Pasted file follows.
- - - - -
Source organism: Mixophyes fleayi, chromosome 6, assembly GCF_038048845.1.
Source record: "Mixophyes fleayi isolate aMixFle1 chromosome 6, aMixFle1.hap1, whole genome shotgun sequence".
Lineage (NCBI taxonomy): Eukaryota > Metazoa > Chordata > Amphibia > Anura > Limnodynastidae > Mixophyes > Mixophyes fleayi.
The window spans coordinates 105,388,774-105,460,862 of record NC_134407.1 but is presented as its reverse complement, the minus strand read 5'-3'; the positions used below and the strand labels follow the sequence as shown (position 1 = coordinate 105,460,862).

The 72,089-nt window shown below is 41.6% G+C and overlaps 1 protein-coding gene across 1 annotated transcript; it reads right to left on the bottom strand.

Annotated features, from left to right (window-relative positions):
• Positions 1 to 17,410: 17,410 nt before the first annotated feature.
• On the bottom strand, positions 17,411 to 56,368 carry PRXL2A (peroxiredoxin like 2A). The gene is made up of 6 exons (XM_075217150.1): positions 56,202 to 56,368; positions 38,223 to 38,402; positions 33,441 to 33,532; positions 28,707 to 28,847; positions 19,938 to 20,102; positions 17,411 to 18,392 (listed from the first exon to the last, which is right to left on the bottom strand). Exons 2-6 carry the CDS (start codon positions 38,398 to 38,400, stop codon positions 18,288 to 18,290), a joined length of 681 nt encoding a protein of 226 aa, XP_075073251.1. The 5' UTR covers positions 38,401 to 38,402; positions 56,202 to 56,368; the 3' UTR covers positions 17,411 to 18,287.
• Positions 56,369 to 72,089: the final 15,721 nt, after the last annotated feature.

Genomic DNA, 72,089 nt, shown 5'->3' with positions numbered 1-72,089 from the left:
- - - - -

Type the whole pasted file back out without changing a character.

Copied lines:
Source organism: Mixophyes fleayi, chromosome 6, assembly GCF_038048845.1.
Source record: "Mixophyes fleayi isolate aMixFle1 chromosome 6, aMixFle1.hap1, whole genome shotgun sequence".
Lineage (NCBI taxonomy): Eukaryota > Metazoa > Chordata > Amphibia > Anura > Limnodynastidae > Mixophyes > Mixophyes fleayi.
The window spans coordinates 105,388,774-105,460,862 of record NC_134407.1 but is presented as its reverse complement, the minus strand read 5'-3'; the positions used below and the strand labels follow the sequence as shown (position 1 = coordinate 105,460,862).

The 72,089-nt window shown below is 41.6% G+C and overlaps 1 protein-coding gene across 1 annotated transcript; it reads right to left on the bottom strand.

Annotated features, from left to right (window-relative positions):
• Positions 1 to 17,410: 17,410 nt before the first annotated feature.
• On the bottom strand, positions 17,411 to 56,368 carry PRXL2A (peroxiredoxin like 2A). The gene is made up of 6 exons (XM_075217150.1): positions 56,202 to 56,368; positions 38,223 to 38,402; positions 33,441 to 33,532; positions 28,707 to 28,847; positions 19,938 to 20,102; positions 17,411 to 18,392 (listed from the first exon to the last, which is right to left on the bottom strand). Exons 2-6 carry the CDS (start codon positions 38,398 to 38,400, stop codon positions 18,288 to 18,290), a joined length of 681 nt encoding a protein of 226 aa, XP_075073251.1. The 5' UTR covers positions 38,401 to 38,402; positions 56,202 to 56,368; the 3' UTR covers positions 17,411 to 18,287.
• Positions 56,369 to 72,089: the final 15,721 nt, after the last annotated feature.

Genomic DNA, 72,089 nt, shown 5'->3' with positions numbered 1-72,089 from the left: